A high-purity germanium (HPGe) detector is the ultimate instrument for energy spectrometry of gamma radiation.  For the nuclear hobbyist, an HPGe opens a window into a fascinating realm of  home-accessible, low-intensity nuclear reactions that are obscured by background in other detectors lacking the superlative resolution Weak alpha sources available without a specific NRC license can be used to detectably excite (a,n) and (a,p) reactions attended by emission of gamma rays from product nuclei.  Radioactivities induced at the fractional Bq level by weak (a,n) or DD fusion neutron sources can be identified.  The downsides of HPGe detector ownership are obvious to most amateur scientists who have considered them: they’re fragile, consume liquid nitrogen, and—perhaps most significantly—require multidisciplinary knowledge to return to operation.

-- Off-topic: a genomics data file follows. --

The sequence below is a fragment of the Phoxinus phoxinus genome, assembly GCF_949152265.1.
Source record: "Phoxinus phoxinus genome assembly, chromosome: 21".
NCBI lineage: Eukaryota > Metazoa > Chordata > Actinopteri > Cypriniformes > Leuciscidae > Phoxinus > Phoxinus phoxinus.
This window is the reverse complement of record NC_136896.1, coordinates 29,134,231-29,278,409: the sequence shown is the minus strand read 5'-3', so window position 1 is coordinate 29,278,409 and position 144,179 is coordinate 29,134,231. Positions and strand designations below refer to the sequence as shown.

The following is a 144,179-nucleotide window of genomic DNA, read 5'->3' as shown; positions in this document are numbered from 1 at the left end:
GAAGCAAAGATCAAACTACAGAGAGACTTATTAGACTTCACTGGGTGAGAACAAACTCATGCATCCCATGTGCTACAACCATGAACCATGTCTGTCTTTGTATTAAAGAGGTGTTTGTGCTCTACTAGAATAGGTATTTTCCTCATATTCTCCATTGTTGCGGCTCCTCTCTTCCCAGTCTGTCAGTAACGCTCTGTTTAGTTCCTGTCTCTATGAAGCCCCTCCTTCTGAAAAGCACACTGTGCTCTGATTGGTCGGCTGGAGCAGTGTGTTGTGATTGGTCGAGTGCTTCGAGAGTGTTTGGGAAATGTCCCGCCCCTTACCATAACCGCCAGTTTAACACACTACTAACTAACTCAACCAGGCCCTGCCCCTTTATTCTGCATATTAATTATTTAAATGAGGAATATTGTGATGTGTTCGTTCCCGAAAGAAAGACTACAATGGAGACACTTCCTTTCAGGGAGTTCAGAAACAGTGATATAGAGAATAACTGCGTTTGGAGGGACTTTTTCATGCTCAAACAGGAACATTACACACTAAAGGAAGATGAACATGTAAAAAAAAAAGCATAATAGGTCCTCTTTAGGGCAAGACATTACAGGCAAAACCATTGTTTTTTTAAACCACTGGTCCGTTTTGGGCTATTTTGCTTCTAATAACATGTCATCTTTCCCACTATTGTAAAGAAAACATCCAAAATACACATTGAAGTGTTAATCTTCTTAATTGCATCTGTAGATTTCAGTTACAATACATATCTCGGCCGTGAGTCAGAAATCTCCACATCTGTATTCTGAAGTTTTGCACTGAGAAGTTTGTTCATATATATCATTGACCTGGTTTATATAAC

I was kicked into these uncharted waters when Taylor Wilson sent me an older 2″ Ortec coaxial HPGe detector in unknown condition, and I hesitantly began an effort toward making it work.  Right away I knew Lady Luck hadn’t smiled on me: the input FET was blown.  As I detail in the gallery below, I replaced it with a $2 Japanese audio FET, rigged a vacuum pumping scheme for the Dewar, adjusted the preamplifier, and—voila!—the thing works now, ultimately providing about 1.7 keV FWHM at 662 keV.  From my limited experience repairing an HPGe detector I can’t generalize too much, but perhaps other amateur nukeheads will find encouragement in the success story documented here.